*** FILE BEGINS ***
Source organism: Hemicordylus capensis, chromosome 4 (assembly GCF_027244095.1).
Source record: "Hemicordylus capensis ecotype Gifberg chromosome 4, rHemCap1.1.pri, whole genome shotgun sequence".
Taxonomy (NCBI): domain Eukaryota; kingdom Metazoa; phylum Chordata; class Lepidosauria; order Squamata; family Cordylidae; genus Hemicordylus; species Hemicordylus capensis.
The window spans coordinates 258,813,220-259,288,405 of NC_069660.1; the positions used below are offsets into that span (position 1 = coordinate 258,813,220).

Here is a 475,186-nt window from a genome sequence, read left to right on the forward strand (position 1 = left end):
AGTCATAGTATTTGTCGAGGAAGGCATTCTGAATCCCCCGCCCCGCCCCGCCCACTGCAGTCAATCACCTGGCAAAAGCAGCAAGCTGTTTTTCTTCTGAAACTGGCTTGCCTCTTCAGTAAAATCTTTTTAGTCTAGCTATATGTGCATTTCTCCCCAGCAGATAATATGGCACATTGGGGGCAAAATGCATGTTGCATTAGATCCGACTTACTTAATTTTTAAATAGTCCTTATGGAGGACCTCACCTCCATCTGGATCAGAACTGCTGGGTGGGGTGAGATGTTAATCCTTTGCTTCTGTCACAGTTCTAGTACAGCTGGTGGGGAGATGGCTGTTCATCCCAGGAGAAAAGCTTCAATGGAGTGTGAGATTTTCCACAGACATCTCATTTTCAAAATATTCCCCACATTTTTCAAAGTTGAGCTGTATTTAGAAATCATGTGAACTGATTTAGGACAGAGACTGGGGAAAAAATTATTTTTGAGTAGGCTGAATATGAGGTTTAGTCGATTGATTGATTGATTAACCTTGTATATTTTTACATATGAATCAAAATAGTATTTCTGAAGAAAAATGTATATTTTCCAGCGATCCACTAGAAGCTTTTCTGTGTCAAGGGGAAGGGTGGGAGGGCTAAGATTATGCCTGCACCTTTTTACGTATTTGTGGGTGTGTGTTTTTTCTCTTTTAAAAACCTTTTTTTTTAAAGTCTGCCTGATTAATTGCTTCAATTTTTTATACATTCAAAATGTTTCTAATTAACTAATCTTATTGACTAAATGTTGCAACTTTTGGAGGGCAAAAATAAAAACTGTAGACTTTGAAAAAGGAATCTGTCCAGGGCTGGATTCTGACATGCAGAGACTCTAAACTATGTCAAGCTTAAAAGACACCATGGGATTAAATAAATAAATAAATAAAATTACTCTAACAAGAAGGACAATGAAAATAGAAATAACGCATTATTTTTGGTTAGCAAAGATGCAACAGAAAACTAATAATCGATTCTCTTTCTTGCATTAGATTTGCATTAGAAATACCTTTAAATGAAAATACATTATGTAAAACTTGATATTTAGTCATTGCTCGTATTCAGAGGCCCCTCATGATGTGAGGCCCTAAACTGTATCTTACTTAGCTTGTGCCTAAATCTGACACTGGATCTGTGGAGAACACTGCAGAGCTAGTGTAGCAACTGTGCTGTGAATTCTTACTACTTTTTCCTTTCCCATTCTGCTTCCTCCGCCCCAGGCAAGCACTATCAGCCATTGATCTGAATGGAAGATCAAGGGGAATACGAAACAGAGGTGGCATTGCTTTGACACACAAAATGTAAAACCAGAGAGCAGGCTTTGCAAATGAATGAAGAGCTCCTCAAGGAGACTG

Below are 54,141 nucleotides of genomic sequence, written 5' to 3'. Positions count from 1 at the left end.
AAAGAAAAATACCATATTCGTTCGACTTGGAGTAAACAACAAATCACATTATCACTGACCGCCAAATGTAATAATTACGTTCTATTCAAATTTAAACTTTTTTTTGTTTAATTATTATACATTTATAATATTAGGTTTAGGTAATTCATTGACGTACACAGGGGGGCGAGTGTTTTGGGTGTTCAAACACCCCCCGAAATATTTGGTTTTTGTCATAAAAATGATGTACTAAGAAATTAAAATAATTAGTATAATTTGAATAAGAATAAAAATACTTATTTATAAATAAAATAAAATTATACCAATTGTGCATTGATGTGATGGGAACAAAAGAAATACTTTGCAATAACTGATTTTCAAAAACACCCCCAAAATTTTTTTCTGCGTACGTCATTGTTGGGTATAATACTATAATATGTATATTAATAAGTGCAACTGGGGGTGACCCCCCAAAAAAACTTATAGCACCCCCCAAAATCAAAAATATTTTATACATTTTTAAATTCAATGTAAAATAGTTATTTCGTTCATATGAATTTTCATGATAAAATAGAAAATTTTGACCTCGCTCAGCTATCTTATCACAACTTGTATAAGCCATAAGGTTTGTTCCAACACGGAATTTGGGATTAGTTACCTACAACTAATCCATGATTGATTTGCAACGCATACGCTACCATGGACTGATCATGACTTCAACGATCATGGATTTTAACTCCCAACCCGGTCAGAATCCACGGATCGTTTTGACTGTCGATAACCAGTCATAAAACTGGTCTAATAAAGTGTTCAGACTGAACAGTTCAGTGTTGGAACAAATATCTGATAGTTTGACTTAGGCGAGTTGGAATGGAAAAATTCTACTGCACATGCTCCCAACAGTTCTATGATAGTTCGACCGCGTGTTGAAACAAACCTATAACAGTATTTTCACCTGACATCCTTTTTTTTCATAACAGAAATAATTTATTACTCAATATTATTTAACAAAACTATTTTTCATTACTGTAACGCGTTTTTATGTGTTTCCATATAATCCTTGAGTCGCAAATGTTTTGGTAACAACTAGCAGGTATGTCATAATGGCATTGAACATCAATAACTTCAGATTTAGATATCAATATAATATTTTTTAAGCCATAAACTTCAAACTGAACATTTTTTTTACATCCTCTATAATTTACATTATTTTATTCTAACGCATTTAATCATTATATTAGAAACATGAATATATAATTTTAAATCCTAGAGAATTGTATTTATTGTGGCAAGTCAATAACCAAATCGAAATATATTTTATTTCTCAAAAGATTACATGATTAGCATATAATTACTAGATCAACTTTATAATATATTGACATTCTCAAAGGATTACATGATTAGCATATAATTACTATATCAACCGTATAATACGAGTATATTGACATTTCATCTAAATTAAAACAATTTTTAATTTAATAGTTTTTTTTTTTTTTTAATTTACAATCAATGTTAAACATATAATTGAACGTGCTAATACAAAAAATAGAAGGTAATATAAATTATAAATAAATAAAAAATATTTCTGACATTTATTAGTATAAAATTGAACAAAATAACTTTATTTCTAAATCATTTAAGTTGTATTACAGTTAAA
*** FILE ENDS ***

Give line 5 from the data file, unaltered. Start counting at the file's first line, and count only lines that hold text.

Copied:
Here is a 475,186-nt window from a genome sequence, read left to right on the forward strand (position 1 = left end):